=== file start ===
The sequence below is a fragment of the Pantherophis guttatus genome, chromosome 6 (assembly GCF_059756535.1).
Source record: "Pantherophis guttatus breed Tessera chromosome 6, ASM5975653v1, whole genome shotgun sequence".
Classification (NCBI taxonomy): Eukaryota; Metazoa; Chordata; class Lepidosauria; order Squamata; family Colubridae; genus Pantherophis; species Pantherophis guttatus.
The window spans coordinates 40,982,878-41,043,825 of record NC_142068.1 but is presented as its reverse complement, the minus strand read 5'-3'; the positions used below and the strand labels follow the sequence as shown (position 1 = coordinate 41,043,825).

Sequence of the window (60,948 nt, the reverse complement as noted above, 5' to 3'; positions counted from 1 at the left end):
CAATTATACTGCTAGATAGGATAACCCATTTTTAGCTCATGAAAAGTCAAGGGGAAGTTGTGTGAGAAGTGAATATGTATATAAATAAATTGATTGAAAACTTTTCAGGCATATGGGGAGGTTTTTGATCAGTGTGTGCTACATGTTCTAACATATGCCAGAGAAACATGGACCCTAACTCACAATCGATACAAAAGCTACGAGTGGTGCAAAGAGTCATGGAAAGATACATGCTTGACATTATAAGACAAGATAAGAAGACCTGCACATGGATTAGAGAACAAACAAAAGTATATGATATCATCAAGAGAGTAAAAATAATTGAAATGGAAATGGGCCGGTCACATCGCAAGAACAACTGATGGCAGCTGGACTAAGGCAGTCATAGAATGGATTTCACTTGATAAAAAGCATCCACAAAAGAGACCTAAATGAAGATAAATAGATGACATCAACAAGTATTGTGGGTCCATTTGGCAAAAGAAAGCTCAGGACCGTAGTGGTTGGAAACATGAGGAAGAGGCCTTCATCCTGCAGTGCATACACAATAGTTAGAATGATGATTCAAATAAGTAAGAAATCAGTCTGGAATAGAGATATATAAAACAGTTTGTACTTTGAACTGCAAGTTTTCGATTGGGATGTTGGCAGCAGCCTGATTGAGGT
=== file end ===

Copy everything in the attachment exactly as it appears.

The sequence below is a fragment of the Pantherophis guttatus genome, chromosome 6 (assembly GCF_059756535.1).
Source record: "Pantherophis guttatus breed Tessera chromosome 6, ASM5975653v1, whole genome shotgun sequence".
Classification (NCBI taxonomy): Eukaryota; Metazoa; Chordata; class Lepidosauria; order Squamata; family Colubridae; genus Pantherophis; species Pantherophis guttatus.
The window spans coordinates 40,982,878-41,043,825 of record NC_142068.1 but is presented as its reverse complement, the minus strand read 5'-3'; the positions used below and the strand labels follow the sequence as shown (position 1 = coordinate 41,043,825).

Sequence of the window (60,948 nt, the reverse complement as noted above, 5' to 3'; positions counted from 1 at the left end):
CAATTATACTGCTAGATAGGATAACCCATTTTTAGCTCATGAAAAGTCAAGGGGAAGTTGTGTGAGAAGTGAATATGTATATAAATAAATTGATTGAAAACTTTTCAGGCATATGGGGAGGTTTTTGATCAGTGTGTGCTACATGTTCTAACATATGCCAGAGAAACATGGACCCTAACTCACAATCGATACAAAAGCTACGAGTGGTGCAAAGAGTCATGGAAAGATACATGCTTGACATTATAAGACAAGATAAGAAGACCTGCACATGGATTAGAGAACAAACAAAAGTATATGATATCATCAAGAGAGTAAAAATAATTGAAATGGAAATGGGCCGGTCACATCGCAAGAACAACTGATGGCAGCTGGACTAAGGCAGTCATAGAATGGATTTCACTTGATAAAAAGCATCCACAAAAGAGACCTAAATGAAGATAAATAGATGACATCAACAAGTATTGTGGGTCCATTTGGCAAAAGAAAGCTCAGGACCGTAGTGGTTGGAAACATGAGGAAGAGGCCTTCATCCTGCAGTGCATACACAATAGTTAGAATGATGATTCAAATAAGTAAGAAATCAGTCTGGAATAGAGATATATAAAACAGTTTGTACTTTGAACTGCAAGTTTTCGATTGGGATGTTGGCAGCAGCCTGATTGAGGT